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Study to examine Alaska's Arctic shipping needs

Carey RestinoThe Arctic Sounder

The Alaska lieutenant governor's office announced last week a study to examine shipping in the Arctic on the heels of a recent sea ice study showing that possible unescorted Arctic shipping could be largely possible by 2040.

While fewer than 50 vessels reportedly moved through the Northern Sea Route above Russia in 2012, numbers of vessels, many carrying oil, LNG and other energy-related products, is only expected to increase. Lt. Gov. Mead Treadwell said China has recently announced it intends to ship some 15 percent of its world trade vessels on Arctic routes in coming years.

As a result, Treadwell and others are looking at how this increase could impact the state, both positively in the form of economic improvements, but also negatively, inspiring the need for marine safety agreements with itinerant vessels.

The study, which is expected to cost $200,000 and take around 18 months, will be followed by a conference with Arctic shipping stakeholders to discuss the document's findings, Treadwell said. University of Alaska Fairbanks will conduct the study, which will be funded by the State Department of Commerce.

Treadwell, who announced the study at a meeting of the Arctic Parliamentarians in Washington, D.C., said one of the study's areas of focus would be how to make sure Alaskans benefited from the increased shipping traffic, be it with a port that serves the international shipping needs, or through capitalizing on opportunities to acquire less expensive energy sources for the rural communities along the shipping route.

"We want to find out if there is anything that trade can do to make the cost of energy less in coastal Alaska," he said.

The study will also focus on marine safety. Currently, itinerant vessels passing along Alaska's shores go largely undocumented and while agreements are in place with most Arctic players to collaborate on spill response efforts, little is generally known about the vessels transiting the area, such as what sort of response equipment they have on board, what type of vessel they are, and even their location.

"We are going to look at what kind of contingency plan we can try to bring about," Treadwell said.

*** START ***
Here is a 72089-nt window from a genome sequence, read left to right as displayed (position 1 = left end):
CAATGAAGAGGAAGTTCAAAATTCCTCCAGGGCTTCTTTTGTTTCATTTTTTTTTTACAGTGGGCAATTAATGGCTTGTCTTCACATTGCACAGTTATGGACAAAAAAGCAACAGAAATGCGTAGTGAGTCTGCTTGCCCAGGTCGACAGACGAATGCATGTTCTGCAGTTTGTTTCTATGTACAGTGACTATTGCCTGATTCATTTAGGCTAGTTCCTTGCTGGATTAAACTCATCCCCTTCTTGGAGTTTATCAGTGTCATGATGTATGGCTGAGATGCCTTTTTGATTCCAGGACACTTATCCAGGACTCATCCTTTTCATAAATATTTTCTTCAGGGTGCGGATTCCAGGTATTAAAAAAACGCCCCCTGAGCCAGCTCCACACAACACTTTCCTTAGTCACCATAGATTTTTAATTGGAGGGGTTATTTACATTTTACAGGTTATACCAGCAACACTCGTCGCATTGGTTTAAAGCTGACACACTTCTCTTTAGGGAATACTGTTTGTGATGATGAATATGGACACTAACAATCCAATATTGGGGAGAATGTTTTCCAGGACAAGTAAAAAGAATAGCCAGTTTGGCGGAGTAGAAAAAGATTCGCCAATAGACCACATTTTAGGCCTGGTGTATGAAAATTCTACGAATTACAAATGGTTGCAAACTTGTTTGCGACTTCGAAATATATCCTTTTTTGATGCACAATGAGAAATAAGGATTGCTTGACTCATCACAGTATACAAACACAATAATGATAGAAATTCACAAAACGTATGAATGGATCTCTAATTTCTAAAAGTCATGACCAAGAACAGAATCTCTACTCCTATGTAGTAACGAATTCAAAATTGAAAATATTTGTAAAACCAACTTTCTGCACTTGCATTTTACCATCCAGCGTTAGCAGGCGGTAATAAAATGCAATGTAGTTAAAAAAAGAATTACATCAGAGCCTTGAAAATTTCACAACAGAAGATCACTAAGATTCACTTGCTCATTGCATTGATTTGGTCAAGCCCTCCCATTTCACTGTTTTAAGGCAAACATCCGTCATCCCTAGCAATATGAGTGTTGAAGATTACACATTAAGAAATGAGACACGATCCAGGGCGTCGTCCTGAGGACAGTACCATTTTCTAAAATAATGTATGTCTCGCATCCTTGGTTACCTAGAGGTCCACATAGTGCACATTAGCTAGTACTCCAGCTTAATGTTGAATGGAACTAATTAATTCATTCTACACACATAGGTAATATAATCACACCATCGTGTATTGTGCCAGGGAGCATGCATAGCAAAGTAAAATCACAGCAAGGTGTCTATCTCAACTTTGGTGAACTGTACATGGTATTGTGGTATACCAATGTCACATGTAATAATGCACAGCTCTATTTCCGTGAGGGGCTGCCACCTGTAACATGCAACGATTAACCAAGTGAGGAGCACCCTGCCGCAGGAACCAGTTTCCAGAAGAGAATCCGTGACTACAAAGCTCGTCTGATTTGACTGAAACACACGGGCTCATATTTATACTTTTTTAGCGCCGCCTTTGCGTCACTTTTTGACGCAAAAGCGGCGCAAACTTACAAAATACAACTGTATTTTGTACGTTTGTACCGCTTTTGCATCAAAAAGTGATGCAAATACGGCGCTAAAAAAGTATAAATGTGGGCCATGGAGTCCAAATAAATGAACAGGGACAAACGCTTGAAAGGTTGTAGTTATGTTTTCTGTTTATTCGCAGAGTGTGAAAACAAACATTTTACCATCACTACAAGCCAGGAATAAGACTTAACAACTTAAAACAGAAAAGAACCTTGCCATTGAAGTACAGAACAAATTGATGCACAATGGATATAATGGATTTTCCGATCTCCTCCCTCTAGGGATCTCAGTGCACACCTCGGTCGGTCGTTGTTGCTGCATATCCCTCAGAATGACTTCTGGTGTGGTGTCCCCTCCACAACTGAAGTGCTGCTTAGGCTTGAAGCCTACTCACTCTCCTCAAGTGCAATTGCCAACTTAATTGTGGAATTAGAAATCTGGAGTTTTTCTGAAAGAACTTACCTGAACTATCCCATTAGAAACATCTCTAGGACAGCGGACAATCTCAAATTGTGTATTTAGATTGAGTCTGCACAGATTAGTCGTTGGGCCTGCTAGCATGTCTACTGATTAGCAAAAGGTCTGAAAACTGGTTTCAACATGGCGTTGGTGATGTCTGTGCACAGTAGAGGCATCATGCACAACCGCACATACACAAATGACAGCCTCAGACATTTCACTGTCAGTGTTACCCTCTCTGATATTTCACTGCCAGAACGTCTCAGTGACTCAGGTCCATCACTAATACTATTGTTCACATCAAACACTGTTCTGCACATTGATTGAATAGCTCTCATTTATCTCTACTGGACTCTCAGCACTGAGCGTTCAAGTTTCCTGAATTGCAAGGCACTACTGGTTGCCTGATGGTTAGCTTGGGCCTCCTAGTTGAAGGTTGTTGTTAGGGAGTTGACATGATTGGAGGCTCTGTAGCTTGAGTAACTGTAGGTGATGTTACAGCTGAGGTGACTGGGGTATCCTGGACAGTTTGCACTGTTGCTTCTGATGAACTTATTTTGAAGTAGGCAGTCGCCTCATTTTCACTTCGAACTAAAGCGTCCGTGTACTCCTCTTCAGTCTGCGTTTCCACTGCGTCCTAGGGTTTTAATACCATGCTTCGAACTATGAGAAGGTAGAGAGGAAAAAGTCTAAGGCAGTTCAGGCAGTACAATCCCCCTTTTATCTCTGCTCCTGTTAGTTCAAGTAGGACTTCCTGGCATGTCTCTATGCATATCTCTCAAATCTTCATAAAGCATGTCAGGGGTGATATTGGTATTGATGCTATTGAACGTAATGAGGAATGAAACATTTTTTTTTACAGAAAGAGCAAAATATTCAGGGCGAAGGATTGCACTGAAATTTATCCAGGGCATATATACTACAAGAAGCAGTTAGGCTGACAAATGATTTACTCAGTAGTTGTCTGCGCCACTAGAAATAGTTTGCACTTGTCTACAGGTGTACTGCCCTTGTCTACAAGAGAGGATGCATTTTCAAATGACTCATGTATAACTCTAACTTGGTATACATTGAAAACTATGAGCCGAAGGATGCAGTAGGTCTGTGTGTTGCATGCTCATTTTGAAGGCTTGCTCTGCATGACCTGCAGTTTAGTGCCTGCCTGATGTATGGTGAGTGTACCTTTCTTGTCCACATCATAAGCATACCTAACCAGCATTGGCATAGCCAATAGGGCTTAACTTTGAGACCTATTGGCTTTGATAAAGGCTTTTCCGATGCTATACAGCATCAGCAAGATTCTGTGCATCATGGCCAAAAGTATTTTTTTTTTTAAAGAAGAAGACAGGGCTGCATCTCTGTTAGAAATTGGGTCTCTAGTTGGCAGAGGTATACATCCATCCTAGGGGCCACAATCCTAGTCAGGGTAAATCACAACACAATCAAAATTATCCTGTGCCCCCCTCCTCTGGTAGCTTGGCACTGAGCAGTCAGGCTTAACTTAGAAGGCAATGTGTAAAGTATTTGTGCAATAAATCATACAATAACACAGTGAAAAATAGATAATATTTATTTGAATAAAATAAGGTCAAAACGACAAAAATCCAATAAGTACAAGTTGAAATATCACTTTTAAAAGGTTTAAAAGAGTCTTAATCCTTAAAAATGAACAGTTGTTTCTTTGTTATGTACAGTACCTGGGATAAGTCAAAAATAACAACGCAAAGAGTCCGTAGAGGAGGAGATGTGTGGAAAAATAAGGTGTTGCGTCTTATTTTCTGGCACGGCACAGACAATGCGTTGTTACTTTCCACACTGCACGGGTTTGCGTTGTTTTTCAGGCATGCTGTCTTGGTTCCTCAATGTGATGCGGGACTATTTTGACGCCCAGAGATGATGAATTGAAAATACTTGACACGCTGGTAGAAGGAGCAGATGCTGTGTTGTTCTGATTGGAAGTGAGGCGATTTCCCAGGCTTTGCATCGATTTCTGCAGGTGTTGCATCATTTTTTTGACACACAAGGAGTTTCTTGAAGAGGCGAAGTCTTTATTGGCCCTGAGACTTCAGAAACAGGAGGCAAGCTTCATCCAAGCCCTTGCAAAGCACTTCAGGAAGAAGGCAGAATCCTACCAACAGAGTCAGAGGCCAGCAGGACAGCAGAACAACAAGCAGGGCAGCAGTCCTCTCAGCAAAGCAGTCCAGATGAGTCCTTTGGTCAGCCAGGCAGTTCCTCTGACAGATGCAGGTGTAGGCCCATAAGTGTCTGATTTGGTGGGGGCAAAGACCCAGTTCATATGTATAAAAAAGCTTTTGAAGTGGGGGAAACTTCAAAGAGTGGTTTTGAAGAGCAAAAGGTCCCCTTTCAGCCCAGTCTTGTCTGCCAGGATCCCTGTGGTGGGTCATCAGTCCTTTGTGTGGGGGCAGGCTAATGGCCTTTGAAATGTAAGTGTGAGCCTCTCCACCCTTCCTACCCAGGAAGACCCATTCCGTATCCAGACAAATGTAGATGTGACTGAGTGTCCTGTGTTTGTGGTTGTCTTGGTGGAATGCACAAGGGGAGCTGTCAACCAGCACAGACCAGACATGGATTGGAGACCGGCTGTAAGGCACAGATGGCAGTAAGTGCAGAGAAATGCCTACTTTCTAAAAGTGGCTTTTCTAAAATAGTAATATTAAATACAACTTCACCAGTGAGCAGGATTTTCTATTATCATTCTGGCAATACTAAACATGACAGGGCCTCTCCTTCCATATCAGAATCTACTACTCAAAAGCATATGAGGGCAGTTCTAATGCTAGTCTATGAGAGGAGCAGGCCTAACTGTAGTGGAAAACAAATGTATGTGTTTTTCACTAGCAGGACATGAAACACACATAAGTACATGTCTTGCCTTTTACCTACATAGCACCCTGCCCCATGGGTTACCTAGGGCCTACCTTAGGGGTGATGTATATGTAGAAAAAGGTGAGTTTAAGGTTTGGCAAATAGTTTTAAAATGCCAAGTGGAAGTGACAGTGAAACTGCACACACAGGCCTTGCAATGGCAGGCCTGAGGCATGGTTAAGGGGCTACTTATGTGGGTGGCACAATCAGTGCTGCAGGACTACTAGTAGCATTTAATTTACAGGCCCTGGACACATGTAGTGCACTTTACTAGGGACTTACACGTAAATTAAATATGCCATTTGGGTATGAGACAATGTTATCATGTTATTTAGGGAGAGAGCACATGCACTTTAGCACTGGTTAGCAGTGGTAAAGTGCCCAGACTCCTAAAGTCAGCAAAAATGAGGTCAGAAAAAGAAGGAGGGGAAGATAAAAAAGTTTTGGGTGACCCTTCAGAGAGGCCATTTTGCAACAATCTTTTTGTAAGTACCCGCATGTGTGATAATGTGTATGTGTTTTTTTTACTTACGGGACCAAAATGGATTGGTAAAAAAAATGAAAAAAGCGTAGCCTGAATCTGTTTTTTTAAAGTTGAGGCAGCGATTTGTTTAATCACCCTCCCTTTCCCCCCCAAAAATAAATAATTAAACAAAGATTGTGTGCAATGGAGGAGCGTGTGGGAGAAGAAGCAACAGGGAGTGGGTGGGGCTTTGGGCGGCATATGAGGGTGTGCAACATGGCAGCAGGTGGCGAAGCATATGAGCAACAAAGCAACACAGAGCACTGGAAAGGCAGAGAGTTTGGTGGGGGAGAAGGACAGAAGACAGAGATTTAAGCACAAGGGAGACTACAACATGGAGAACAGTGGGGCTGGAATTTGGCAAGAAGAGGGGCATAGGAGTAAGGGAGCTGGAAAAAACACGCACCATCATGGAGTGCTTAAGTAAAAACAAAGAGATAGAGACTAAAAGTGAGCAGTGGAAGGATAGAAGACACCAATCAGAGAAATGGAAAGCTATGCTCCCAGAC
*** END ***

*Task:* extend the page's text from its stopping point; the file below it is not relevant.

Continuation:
While finding out what the state needs to compete and thrive in the newly expanding Arctic market are crucial, the question of how to fund such efforts is a good one, Treadwell noted.

"The biggest challenge for us in Alaska is that we know what we'd like to have, and now we have to pay for it," he said. "That's question No. 1."

At the meeting in Washington, D.C., Treadwell said Alaska is seeking to attract close to $100 billion for energy projects. He noted that while Arctic nations may be competing for such investments, they can also work together to promote investment.

This and other topics will lead the agenda at the upcoming Arctic Policy Commission's first meeting, which will be held Saturday in Juneau. The commission was created by the Alaska Legislature last year.

Treadwell said as shipping opens up in the Arctic, decisions that the United States and Alaska makes now about investment can have long-reaching implications for the state, such as where shipping ports will be located, be they in Japan, Russia, Dutch Harbor or Adak.

"We have to make sure it's an economic driver for Alaska," he said. "Does a new Arctic ocean mean jobs for Alaskans?"

Arctic transportation report open for comment

Another study recently completed and now open for public comment covers many of the same topics as the Alaska version from a national perspective. The "U.S. Arctic Marine Transportation System: Overview and Priorities for Action" completed last month by the U.S. Committee on the Marine Transportation System, outlines the state of the Arctic transportation world and makes recommendations on everything from physical infrastructure needs to Marine Transportation System response services needed.